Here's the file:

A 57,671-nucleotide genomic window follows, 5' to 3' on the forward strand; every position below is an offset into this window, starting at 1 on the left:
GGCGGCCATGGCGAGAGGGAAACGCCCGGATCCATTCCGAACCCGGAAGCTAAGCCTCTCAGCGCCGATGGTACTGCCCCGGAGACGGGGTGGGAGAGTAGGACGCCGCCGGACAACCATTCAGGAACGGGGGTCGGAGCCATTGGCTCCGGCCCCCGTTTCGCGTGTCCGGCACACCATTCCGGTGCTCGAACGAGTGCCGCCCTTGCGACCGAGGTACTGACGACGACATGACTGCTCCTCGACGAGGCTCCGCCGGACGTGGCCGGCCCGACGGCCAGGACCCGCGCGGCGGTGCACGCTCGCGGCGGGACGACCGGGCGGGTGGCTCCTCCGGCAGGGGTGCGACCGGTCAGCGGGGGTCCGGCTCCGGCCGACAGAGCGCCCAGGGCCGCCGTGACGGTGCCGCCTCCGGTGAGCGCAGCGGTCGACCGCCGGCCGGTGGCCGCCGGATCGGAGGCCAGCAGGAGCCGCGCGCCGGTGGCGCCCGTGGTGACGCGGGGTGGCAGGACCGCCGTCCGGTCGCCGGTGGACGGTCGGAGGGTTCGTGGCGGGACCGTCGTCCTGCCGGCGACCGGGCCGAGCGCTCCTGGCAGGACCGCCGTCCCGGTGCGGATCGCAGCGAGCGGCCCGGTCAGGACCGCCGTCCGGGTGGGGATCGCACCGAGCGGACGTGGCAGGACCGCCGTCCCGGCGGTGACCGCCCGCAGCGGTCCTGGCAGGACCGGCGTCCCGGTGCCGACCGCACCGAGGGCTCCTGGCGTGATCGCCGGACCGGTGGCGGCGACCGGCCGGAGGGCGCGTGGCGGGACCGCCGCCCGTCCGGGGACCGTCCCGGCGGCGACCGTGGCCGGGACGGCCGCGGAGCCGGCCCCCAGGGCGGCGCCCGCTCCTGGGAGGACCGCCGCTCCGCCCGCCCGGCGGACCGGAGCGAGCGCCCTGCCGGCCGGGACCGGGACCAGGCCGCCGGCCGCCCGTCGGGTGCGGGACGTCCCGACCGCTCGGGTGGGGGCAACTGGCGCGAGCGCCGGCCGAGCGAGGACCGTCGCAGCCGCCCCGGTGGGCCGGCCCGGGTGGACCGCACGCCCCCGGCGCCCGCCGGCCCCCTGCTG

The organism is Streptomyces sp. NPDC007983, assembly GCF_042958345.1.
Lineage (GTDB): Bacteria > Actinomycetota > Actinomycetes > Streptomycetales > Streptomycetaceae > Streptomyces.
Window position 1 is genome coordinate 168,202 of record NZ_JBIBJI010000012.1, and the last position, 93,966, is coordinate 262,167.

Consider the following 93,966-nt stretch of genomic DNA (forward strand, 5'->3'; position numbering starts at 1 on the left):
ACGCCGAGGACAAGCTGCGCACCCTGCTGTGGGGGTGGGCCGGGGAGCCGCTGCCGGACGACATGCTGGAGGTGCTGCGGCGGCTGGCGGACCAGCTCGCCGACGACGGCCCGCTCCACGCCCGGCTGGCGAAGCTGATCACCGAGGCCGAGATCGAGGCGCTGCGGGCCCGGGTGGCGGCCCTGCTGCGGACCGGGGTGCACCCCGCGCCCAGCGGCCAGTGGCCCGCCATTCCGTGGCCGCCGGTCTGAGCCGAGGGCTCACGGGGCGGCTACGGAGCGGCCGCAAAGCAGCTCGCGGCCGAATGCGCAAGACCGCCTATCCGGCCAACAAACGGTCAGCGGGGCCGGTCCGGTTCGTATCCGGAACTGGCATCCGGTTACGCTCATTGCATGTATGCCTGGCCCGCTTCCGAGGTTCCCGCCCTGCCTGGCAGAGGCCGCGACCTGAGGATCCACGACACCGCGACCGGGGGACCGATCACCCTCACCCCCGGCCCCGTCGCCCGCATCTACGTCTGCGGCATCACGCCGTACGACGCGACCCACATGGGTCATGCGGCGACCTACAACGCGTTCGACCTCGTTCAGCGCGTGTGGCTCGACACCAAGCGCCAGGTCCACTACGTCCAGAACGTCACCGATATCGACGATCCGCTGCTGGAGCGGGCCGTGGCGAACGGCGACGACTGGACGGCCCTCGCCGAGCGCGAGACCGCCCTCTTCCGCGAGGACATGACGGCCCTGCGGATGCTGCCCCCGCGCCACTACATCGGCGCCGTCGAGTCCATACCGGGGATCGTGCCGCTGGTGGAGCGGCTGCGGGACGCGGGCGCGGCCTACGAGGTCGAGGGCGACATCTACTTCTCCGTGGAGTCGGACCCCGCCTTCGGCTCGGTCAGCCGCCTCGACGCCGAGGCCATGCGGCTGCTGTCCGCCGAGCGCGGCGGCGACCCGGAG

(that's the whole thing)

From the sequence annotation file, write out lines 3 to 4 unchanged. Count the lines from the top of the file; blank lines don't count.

The organism is Streptomyces sp. NPDC007983, assembly GCF_042958345.1.
Lineage (GTDB): Bacteria > Actinomycetota > Actinomycetes > Streptomycetales > Streptomycetaceae > Streptomyces.